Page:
A cabriolet parked next to the ocean. If you were trying to sell a Baltic Blue 911 Cabriolet, you could certainly come up with a worse place to photograph it. Idyllic settings are what make open-top motoring so appealing. With the top down even a hot summer day feels a lot cooler as you watch the scenery rush by and enjoy the ocean air. This Baltic Blue 1989 Porsche 911 Carrera Cabriolet, located in Tampa, Florida, comes in with 63,621 miles. While the 3.2 Carrera is no longer the bargain it once was, many of the examples outside of the rare 20K-mileage-and-less range have yet to appreciate to quite the same degree. However, those days are surely numbered so anyone who had hopes of owning one of the last classic 911s will need to act soon.

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Double Take: 1993 Porsche 911 RS America – Collector or Racer?

The RS America is another example of a car Porsche produced as a means of satisfying enthusiast desires for production cars that were unavailable on the US market. In this case, the highly sought after car was the 964 Carrera RS, a completely revised, track-focused, version of the standard Carrera 2 that was both lighter and also more powerful than its production brethren. The RS America was never intended to fully mirror the Carrera RS in its extreme nature, but rather sought a less aggressive but nonetheless still enthusiast-oriented package featuring a stripped interior, sport suspension, and much fewer options. Today, their rarity makes them prized commodities on the 964 market as the two listings below should make clear. Here we have two examples of a Guards Red 1993 Porsche 911 Carrera RS America that fall in fairly different parts of the market. One is a higher mileage RSA that has seen some track time, while the other is a pristine, low-mileage example, with a stratospheric asking price. We’ll begin with the tracked car.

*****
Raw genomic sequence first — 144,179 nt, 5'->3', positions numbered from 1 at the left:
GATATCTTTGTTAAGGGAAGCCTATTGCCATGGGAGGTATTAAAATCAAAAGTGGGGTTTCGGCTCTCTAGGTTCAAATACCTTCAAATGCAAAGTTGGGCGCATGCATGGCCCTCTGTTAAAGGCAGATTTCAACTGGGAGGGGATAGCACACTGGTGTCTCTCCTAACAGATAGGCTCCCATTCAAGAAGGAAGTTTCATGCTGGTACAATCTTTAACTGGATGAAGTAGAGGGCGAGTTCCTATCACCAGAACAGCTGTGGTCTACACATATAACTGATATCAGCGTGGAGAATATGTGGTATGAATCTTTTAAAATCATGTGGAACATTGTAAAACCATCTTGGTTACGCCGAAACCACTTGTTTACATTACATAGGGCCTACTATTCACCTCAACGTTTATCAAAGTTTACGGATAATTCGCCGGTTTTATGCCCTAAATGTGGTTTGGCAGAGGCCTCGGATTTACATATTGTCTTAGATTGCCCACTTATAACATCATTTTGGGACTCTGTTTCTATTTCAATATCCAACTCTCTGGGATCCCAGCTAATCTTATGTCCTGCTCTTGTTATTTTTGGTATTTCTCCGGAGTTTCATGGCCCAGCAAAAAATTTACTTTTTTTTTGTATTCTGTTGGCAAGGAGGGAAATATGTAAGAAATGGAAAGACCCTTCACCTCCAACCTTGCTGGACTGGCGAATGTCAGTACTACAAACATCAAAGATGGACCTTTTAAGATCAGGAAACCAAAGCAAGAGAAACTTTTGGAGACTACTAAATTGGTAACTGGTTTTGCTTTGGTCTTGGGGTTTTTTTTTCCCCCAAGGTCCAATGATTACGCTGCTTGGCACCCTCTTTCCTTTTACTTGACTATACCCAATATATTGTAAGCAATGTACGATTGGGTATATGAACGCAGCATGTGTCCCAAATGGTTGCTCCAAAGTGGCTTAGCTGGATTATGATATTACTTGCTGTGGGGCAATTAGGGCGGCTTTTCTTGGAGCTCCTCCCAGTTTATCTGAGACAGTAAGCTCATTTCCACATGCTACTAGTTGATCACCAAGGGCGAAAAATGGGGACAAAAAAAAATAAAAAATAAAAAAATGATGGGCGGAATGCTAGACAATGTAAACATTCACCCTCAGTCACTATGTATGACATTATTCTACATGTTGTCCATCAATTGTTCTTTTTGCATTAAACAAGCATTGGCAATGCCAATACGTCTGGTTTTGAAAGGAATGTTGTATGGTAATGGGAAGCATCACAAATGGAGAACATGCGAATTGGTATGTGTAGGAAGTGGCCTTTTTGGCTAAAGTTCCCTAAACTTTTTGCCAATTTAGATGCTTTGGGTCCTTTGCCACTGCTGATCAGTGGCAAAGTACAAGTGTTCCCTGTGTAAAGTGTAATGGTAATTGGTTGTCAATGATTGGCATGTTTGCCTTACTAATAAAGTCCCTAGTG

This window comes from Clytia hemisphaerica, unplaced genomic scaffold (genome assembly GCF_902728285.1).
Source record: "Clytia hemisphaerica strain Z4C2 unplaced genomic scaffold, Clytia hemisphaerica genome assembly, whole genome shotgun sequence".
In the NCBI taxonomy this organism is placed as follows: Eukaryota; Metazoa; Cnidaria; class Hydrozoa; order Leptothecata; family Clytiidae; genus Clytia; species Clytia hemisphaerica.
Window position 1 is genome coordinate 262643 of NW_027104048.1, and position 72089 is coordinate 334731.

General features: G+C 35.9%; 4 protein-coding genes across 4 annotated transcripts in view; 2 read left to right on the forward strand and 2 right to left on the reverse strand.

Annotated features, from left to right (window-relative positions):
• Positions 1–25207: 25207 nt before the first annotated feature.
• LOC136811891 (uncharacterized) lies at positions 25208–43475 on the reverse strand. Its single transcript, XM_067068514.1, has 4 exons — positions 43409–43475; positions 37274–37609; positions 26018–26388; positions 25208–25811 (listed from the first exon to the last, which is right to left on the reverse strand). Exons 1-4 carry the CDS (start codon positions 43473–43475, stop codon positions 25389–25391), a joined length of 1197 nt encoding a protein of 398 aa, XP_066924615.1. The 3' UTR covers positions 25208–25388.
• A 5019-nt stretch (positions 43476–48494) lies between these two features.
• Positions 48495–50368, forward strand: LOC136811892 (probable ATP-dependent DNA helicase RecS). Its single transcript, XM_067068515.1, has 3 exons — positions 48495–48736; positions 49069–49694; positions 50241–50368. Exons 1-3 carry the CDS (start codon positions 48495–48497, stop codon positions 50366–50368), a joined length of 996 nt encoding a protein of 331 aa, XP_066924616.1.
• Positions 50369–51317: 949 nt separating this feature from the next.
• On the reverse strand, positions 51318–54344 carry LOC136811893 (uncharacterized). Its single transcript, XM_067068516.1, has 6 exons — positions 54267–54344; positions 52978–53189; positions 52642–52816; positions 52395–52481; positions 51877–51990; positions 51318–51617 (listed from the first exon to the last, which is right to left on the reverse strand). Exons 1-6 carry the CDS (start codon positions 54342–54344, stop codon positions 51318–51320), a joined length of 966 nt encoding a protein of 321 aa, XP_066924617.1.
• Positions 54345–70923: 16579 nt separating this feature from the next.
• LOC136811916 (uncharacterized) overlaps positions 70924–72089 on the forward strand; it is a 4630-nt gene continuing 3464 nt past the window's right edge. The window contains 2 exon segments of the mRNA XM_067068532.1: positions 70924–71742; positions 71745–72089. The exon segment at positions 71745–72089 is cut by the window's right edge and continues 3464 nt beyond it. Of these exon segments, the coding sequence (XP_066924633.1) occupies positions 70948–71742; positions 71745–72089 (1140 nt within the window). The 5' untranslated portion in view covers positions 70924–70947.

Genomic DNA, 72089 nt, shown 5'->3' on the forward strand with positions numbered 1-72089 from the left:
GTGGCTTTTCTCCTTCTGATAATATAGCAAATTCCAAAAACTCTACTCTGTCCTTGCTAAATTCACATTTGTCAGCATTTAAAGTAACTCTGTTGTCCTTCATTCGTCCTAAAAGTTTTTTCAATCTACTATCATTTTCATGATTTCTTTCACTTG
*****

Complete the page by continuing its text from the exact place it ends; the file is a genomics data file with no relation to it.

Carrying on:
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1986 Porsche 911 Carrera – M491

To provide some satisfaction to its customers who hoped to own a 911 Turbo during the years when the Turbo was not for sale on the US market, Porsche offered the M491 package. Sometimes called the “Turbo-look” 911 these cars were essentially a 930 minus the forced induction. While that’s no small difference, it did mean that prospective buyers had the option of buying a standard 3.2 Carrera with the upgraded braking and suspension of the Turbo, along with its wider rear and tea-tray spoiler. Derided by some, over time the M491-package 911 has become a hot commodity amongst many enthusiasts for its greater dynamic capabilities, paired with the lowered maintenance concerns and running costs of the naturally aspirated engine. The example here is a modified M491-packaged 1986 Porsche 911 Carrera that perhaps has hoped to make up some of the performance differences brought on by the lack of the 930’s engine.

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1985 Porsche 930